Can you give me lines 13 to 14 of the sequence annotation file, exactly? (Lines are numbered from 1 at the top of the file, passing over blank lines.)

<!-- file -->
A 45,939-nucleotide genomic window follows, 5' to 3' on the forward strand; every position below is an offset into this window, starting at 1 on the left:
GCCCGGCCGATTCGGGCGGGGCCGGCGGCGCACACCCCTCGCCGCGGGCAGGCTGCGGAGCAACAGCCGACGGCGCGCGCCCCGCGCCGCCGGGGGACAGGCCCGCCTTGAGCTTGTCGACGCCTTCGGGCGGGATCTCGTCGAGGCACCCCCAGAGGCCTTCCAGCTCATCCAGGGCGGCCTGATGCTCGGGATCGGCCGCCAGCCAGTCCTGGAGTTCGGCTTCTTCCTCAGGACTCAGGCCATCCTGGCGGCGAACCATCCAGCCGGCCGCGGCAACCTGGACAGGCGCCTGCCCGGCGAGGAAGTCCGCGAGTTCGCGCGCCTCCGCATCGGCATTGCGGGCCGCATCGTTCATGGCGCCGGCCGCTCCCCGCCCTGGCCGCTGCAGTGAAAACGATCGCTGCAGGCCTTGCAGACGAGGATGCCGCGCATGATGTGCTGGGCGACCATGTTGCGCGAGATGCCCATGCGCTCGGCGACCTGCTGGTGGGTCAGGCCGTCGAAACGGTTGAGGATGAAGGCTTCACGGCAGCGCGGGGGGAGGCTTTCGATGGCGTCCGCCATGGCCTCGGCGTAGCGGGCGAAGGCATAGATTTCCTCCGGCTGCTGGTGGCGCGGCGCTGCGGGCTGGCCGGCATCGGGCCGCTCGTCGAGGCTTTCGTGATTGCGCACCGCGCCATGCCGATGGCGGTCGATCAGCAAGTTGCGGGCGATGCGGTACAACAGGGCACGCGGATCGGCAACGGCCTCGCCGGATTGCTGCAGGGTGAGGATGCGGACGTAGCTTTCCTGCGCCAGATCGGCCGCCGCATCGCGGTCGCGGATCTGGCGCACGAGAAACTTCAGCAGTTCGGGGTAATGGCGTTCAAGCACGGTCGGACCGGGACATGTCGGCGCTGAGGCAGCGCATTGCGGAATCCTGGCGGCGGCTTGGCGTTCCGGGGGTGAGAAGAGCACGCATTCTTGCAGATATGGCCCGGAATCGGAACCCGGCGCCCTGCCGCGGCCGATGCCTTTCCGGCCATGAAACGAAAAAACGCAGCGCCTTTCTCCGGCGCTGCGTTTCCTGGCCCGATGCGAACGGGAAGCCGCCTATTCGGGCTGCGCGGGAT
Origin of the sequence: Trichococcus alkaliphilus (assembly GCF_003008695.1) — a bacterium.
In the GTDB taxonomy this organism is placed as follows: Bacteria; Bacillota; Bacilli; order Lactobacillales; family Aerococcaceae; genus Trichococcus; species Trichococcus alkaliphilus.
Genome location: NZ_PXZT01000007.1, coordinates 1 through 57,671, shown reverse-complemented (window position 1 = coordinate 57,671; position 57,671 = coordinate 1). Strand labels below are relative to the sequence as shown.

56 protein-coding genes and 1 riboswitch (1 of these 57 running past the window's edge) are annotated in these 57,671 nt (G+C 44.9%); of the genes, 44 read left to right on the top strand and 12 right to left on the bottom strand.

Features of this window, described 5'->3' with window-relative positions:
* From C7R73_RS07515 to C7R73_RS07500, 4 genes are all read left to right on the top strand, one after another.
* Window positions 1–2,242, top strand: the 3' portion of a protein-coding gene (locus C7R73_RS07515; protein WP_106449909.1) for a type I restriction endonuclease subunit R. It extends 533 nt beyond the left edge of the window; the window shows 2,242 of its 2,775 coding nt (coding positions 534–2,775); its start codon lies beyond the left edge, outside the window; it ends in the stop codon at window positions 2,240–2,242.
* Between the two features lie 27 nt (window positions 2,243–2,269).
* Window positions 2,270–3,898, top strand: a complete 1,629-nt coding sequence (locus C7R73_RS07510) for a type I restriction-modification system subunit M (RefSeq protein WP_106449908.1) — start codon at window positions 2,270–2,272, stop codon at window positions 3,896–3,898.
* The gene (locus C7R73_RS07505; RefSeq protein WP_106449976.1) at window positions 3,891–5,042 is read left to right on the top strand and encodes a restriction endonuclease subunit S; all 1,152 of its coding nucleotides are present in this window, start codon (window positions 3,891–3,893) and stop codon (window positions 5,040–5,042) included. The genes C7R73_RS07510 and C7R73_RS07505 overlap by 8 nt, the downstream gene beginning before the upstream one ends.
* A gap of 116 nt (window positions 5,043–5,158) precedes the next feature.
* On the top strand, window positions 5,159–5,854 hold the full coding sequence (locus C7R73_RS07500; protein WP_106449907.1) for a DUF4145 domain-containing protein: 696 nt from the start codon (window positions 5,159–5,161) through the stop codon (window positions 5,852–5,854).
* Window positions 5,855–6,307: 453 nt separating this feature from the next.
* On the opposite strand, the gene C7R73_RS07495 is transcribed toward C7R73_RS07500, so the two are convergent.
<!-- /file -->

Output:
* A gap of 116 nt (window positions 5,043–5,158) precedes the next feature.
* On the top strand, window positions 5,159–5,854 hold the full coding sequence (locus C7R73_RS07500; protein WP_106449907.1) for a DUF4145 domain-containing protein: 696 nt from the start codon (window positions 5,159–5,161) through the stop codon (window positions 5,852–5,854).